I continue to believe that you generally make things better by adding Tegan & Sara to it. Here DJ Bahler gives us a pretty straight-up A|B mash of their "I Was A Fool" with Rise Against's "Audience of One." It's interesting to hear their vocals against the rock instruments.

RAC mixes have this unfortunate habit of slipping under my radar. A lot of his stuff is very easy to listen to and when I'm working I don't necessarily pick it out. I heard this one twice before I went back and said "Hey!" Once again, RAC has stripped things down to essentials and rebuilt them into a pleasant, upbeat, and entirely danceable track.

This is a giant stomping remix by Sean & Bobo of "Arcadia" (https://www.youtube.com/watch?v=3d5ZxZdEUvA) a summer dance track from Hardwell. The original is pretty high energy; this remix adds some additional punch and scratch to the vocals and pushes the beats to even more driven levels. I really like it, but I realize this kind of thing is not everyone's cuppa.

We're reaching the time of year when DJs put out their mega-mashes. This is Mashdnkutcher (yes, really) doing 24 tracks in three minutes. It's exactly as frenetic as you'd expect in places, but there are also relaxed bits, and interesting transitions. The good part is that if there's a bit you don't like it's not likely to last more than a few seconds. The bad part is that if there's a bit you do like, it's gone too quickly.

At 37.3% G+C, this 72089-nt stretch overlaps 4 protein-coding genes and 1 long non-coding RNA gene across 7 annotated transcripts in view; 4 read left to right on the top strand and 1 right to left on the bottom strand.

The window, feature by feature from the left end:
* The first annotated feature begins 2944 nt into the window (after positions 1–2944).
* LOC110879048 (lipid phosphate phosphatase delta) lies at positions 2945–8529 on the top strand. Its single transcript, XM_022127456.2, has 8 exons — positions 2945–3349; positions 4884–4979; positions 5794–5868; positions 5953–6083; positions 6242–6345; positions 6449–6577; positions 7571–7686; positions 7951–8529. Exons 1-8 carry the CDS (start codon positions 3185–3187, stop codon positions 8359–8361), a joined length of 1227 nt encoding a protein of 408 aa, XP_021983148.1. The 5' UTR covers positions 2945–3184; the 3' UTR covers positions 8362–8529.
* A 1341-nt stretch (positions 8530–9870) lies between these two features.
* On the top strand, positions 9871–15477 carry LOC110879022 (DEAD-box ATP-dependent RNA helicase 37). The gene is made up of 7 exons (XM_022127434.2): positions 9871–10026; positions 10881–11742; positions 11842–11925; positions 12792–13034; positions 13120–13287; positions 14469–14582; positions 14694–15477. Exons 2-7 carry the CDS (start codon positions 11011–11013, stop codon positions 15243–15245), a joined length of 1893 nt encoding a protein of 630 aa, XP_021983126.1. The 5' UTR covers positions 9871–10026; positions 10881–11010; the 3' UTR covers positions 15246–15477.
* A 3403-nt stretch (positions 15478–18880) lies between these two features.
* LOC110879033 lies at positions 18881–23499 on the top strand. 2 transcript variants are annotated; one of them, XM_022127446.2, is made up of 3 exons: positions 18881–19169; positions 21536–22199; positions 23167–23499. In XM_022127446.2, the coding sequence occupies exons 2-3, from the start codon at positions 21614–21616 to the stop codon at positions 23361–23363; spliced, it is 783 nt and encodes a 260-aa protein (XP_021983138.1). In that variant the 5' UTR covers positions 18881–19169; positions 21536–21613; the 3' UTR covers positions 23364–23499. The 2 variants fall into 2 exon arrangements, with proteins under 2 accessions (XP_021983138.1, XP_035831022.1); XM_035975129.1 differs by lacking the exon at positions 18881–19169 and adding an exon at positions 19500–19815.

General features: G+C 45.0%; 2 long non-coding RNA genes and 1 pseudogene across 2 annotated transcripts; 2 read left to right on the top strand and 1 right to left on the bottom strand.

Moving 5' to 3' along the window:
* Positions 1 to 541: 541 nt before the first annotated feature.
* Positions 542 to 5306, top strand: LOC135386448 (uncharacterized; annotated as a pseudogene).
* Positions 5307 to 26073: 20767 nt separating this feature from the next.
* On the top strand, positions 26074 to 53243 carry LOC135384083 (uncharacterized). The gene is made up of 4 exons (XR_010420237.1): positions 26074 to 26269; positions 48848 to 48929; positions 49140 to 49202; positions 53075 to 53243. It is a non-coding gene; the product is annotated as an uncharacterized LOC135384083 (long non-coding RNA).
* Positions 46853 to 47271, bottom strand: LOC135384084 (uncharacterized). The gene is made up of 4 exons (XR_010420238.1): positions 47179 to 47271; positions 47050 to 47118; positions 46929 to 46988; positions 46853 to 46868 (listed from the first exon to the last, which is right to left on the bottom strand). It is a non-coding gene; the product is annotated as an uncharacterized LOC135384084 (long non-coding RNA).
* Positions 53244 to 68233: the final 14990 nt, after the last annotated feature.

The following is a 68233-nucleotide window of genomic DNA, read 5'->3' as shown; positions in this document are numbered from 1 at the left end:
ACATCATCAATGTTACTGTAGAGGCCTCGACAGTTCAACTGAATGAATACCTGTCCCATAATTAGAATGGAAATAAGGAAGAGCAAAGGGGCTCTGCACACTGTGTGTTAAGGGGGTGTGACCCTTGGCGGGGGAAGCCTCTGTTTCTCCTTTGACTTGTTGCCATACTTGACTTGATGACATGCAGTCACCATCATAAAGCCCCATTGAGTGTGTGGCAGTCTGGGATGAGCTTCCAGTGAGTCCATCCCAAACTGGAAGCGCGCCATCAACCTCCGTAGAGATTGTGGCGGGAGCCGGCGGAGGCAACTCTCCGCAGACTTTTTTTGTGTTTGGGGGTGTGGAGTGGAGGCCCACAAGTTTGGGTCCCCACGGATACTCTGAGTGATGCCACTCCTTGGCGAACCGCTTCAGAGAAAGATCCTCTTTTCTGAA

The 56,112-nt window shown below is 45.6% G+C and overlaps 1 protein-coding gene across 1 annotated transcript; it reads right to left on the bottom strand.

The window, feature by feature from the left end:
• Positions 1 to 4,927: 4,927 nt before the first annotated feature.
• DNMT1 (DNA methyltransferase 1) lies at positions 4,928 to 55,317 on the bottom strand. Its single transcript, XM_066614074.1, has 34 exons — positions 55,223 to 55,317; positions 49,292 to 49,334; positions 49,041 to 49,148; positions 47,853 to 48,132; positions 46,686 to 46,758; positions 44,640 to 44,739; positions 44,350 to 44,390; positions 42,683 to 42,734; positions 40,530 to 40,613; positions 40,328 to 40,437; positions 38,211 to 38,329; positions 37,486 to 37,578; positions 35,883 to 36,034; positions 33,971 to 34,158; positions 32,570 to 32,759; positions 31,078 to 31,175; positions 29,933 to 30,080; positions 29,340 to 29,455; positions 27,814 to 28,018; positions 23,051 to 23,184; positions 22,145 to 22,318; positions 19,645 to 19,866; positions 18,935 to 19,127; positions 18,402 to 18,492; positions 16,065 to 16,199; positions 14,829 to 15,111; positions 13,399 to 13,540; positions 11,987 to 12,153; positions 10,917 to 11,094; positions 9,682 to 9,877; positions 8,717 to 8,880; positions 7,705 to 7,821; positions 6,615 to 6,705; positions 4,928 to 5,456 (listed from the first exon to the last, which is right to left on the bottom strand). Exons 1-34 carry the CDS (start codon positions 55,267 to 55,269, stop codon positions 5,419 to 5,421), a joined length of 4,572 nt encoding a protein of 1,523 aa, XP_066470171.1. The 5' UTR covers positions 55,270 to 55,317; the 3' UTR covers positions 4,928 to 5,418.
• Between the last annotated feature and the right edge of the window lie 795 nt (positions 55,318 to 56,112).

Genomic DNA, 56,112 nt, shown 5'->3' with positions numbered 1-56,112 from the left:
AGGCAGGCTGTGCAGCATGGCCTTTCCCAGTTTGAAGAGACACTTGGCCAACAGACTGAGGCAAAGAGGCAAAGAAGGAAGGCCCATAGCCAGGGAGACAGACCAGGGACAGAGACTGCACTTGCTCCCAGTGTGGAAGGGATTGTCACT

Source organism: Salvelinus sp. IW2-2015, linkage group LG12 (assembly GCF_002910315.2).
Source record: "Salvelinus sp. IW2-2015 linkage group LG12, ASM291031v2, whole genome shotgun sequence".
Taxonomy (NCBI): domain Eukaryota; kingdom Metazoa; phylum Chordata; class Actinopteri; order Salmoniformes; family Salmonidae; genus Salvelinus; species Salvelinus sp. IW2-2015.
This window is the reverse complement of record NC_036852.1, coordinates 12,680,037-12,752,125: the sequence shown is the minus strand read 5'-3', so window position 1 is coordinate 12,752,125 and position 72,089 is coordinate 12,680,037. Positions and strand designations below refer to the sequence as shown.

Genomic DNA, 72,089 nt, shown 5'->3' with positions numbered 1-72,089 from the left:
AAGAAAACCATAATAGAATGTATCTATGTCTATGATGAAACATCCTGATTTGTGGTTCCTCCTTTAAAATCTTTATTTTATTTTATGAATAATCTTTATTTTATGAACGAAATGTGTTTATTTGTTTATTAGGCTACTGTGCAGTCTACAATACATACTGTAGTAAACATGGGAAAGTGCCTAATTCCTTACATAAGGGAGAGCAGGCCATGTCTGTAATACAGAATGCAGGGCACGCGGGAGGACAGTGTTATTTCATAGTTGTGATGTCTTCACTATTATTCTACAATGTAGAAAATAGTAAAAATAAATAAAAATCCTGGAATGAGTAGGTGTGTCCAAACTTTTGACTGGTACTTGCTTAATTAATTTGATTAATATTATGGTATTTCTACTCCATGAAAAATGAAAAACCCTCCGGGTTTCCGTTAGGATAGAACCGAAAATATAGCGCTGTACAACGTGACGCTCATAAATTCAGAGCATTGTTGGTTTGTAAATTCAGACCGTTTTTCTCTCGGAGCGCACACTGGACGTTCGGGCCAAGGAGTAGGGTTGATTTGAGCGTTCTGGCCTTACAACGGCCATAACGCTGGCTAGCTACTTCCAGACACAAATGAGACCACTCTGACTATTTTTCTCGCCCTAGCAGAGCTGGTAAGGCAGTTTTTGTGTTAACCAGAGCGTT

drwex: (pogo)
I keep thinking I can do this post, what with all the meeting cancellations, but stuff keeps getting in the way. Let's see if I can close this out as the week ends. I've been a bit stressed out of late so this is mostly gentle relaxing stuff. Not ear-filler, but engaging soothing sounds.

Thomas Jack (http://thomasjackmusic.com/) is a new name to me. He's a young new DJ out of Australia who seems to specialize in deeper house/electronics. This track, however, caught my ear because of the way it uses traditional instruments. The piano/horn segment from about 2:00 to 2:20 is just beautiful and the entire track has symphonic sweep and bright touches. Yes, that's a house beat but I don't think this is like any house you've heard before.

CRNKN (https://soundcloud.com/crnkn) sounds like someone who should be producing hard-hitting floor clearers, but this is a vocal-driven, low BPM, electro-house track. The original is Ofelia (https://www.facebook.com/ofeliasings) a classically trained vocalist singing for Felix Cartal (http://www.felixcartal.com/) on a track called "New Scene". The track is off Cartal's latest EP, which I intend to grab and may blog again.